New York, Aug 12 (EFE).- Booker Prize-winning author Salman Rushdie was attacked on stage on Friday while participating in an event in Chautauqua, a town in upstate New York, according to media reports and an author and eyewitness to the incident.
Initial reports indicate the Indian-born British and American writer was stabbed, but his condition remains unknown. He has reported been taken by helicopter to a hospital and his alleged attacker – a male suspect – has been arrested.
In photos and videos published on social media, a person identified as Rushdie can be seen on the ground and being attended to on stage.
Carl LeVan, the author of the 2019 non-fiction book “Contemporary Nigerian Politics: Competition in a Time of Transition & Terror,” said on Twitter that he had witnessed the attack and that Rushdie had been repeatedly stabbed.
“Just witnessed the horrific assassination attempt on #SalmanRushdie’s life. He was stabbed multiple times before attacker was subdued by security. Some intrepid members of audience went on stage. What courage will be expected of us next to defend even the smallest freedoms?”
Local police did not respond to a request by Efe for information.
“We are deeply concerned by the news that former PEN America President, @SalmanRushdie, was attacked today just before giving a lecture at the Chautauqua Institution in New York. We condemn the attack and wish him a fast recovery,” PEN International, an association of writers that defends freedom of expression worldwide, said on Twitter.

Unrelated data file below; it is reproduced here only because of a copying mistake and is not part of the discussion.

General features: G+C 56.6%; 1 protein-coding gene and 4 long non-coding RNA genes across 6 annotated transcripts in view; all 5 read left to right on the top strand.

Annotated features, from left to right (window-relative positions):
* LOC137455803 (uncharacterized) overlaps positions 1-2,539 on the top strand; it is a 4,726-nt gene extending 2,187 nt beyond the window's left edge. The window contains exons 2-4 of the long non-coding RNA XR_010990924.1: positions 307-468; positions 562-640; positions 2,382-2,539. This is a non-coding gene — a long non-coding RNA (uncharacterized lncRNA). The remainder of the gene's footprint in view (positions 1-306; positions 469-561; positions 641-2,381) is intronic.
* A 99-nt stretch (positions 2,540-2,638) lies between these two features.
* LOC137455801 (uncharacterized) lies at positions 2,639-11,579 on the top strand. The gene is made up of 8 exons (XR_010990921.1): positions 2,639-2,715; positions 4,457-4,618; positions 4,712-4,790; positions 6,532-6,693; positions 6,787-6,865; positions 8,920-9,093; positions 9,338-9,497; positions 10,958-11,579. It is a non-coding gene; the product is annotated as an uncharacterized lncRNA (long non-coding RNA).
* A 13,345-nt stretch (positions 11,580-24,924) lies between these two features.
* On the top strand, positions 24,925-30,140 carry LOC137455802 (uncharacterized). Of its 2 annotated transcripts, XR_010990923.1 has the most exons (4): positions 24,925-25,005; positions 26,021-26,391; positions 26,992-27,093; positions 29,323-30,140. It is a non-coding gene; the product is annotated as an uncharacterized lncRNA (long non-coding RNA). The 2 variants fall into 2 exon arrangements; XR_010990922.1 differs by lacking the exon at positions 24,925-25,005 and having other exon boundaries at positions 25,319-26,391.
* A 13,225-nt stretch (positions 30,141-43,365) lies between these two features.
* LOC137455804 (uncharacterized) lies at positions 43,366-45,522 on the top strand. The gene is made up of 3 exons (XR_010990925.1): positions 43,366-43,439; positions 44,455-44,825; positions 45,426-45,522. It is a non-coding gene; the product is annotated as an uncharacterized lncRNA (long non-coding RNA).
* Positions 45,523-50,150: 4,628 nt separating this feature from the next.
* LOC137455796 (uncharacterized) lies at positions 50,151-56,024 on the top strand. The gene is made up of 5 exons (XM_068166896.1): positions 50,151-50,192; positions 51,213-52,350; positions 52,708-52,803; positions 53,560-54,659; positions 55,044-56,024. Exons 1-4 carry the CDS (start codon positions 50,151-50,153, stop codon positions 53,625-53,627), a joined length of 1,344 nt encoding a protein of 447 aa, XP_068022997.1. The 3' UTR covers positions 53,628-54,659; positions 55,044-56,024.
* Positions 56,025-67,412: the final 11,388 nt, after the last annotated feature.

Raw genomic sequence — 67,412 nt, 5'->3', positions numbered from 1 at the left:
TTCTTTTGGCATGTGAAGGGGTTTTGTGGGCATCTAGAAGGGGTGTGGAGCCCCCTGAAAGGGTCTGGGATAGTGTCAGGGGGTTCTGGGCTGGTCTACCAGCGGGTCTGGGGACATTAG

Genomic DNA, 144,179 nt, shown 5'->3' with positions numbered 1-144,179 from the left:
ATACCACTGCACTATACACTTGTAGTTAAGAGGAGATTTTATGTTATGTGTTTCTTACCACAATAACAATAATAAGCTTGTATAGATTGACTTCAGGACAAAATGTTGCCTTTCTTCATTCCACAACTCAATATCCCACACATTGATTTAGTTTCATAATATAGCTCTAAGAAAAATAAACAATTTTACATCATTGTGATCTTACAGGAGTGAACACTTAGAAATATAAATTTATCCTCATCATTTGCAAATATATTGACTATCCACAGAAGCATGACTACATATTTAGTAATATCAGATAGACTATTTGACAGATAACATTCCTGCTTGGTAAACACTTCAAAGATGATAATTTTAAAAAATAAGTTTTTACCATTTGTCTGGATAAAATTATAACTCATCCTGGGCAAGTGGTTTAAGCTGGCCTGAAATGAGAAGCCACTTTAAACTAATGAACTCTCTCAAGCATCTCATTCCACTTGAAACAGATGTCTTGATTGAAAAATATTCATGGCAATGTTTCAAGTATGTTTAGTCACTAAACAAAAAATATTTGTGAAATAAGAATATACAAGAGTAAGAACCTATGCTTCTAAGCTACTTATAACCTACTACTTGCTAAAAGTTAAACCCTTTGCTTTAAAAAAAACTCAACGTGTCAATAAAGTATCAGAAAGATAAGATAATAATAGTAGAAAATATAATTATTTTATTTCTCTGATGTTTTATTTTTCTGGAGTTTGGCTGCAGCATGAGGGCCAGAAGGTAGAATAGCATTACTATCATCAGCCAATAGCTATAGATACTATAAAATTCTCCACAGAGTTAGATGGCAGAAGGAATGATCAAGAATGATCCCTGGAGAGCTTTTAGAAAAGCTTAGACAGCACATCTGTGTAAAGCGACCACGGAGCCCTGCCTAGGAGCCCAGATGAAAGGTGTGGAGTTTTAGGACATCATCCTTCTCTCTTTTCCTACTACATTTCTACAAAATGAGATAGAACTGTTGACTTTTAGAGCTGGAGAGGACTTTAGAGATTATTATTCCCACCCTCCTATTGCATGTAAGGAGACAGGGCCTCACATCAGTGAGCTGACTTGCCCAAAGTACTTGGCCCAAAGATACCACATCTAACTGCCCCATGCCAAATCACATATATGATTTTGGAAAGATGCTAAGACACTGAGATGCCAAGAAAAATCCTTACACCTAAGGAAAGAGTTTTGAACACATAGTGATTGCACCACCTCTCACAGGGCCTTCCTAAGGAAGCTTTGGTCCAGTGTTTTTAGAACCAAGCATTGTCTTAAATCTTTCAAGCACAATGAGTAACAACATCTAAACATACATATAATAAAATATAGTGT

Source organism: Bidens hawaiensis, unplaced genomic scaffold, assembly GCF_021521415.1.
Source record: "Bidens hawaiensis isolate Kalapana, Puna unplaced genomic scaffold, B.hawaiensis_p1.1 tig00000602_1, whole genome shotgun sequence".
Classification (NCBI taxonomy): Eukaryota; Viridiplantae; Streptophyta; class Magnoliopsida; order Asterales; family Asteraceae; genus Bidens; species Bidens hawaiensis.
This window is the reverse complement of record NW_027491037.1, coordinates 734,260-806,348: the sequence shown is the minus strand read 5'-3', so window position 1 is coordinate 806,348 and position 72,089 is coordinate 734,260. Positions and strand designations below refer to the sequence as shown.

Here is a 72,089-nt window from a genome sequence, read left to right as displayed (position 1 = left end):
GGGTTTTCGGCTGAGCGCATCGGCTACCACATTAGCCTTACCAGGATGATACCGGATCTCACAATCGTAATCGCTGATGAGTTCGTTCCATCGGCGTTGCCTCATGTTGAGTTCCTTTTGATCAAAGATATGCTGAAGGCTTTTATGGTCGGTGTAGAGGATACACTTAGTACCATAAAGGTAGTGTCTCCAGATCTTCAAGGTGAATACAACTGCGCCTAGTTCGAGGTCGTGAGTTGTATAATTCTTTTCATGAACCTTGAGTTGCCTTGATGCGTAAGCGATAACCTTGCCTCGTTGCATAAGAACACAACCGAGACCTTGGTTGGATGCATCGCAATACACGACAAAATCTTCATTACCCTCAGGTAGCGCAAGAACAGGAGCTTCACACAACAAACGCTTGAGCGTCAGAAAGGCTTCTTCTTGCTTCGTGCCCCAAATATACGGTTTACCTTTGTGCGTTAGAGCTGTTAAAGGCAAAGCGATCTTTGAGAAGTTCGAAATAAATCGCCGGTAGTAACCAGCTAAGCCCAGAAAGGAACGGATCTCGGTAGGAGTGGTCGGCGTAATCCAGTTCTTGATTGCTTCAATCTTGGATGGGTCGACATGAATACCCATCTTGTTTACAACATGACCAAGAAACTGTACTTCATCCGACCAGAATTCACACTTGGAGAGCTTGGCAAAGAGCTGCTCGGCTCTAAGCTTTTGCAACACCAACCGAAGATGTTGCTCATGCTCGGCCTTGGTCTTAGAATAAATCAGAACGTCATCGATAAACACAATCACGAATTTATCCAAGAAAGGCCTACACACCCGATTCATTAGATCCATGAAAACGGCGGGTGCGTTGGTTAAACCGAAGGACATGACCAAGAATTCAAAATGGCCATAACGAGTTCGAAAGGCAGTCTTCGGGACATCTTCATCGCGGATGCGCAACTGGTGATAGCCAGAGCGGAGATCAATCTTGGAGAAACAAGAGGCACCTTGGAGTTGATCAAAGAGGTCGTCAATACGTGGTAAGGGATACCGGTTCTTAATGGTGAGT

The 75-year-old Rushdie has faced death threats for decades over his 1988 novel “The Satanic Verses,” which many Muslims regard as blasphemous against the Quran and insulting to the Prophet Mohammed.
Ayatollah Ruhollah Khomeini, Iran’s then-supreme leader, issued a fatwa (religious decree) in 1989 that called for Rushdie’s assassination.
The author has lived ever since under the protection of police or bodyguards.
“The Satanic Verses,” a novel that combines fictional elements, philosophical reflexion and humor, was banned in Iran, India, Pakistan, Egypt, Saudi Arabia, South Africa and other countries.
The winner of the prestigious Booker Prize for his 1981 novel “Midnight’s Children” has lived for around two decades in New York City and was to have given a speech on Friday at the Chautauqua Institution, a cultural center located in the southwestern part of New York state. EFE